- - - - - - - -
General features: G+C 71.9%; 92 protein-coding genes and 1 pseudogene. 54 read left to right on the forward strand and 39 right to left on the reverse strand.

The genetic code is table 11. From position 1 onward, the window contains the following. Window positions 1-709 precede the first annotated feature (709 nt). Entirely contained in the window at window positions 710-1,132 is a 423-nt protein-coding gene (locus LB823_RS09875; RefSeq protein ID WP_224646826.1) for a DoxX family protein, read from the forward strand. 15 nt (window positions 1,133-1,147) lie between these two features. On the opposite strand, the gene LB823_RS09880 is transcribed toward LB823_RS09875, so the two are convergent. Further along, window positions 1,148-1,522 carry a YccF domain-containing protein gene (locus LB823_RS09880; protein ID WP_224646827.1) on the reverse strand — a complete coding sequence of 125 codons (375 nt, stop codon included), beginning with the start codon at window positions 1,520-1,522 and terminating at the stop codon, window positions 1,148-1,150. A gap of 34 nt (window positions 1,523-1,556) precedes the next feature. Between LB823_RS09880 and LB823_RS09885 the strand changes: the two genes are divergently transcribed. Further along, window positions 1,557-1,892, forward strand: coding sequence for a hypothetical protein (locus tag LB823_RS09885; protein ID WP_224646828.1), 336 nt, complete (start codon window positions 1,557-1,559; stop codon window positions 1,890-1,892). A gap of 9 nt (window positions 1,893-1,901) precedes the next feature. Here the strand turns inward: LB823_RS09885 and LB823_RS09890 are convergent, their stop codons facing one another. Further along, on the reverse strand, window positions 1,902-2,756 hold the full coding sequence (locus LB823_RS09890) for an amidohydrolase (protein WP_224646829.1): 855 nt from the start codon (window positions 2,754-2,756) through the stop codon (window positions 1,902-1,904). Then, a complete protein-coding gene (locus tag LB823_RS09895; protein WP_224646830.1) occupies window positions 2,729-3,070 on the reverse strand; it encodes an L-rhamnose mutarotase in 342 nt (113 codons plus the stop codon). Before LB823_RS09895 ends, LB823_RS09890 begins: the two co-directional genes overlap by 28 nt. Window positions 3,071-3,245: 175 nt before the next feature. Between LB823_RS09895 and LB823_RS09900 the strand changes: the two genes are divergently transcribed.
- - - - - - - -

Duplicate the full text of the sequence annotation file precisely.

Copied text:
General features: G+C 71.9%; 92 protein-coding genes and 1 pseudogene. 54 read left to right on the forward strand and 39 right to left on the reverse strand.

The genetic code is table 11. From position 1 onward, the window contains the following. Window positions 1-709 precede the first annotated feature (709 nt). Entirely contained in the window at window positions 710-1,132 is a 423-nt protein-coding gene (locus LB823_RS09875; RefSeq protein ID WP_224646826.1) for a DoxX family protein, read from the forward strand. 15 nt (window positions 1,133-1,147) lie between these two features. On the opposite strand, the gene LB823_RS09880 is transcribed toward LB823_RS09875, so the two are convergent. Further along, window positions 1,148-1,522 carry a YccF domain-containing protein gene (locus LB823_RS09880; protein ID WP_224646827.1) on the reverse strand — a complete coding sequence of 125 codons (375 nt, stop codon included), beginning with the start codon at window positions 1,520-1,522 and terminating at the stop codon, window positions 1,148-1,150. A gap of 34 nt (window positions 1,523-1,556) precedes the next feature. Between LB823_RS09880 and LB823_RS09885 the strand changes: the two genes are divergently transcribed. Further along, window positions 1,557-1,892, forward strand: coding sequence for a hypothetical protein (locus tag LB823_RS09885; protein ID WP_224646828.1), 336 nt, complete (start codon window positions 1,557-1,559; stop codon window positions 1,890-1,892). A gap of 9 nt (window positions 1,893-1,901) precedes the next feature. Here the strand turns inward: LB823_RS09885 and LB823_RS09890 are convergent, their stop codons facing one another. Further along, on the reverse strand, window positions 1,902-2,756 hold the full coding sequence (locus LB823_RS09890) for an amidohydrolase (protein WP_224646829.1): 855 nt from the start codon (window positions 2,754-2,756) through the stop codon (window positions 1,902-1,904). Then, a complete protein-coding gene (locus tag LB823_RS09895; protein WP_224646830.1) occupies window positions 2,729-3,070 on the reverse strand; it encodes an L-rhamnose mutarotase in 342 nt (113 codons plus the stop codon). Before LB823_RS09895 ends, LB823_RS09890 begins: the two co-directional genes overlap by 28 nt. Window positions 3,071-3,245: 175 nt before the next feature. Between LB823_RS09895 and LB823_RS09900 the strand changes: the two genes are divergently transcribed.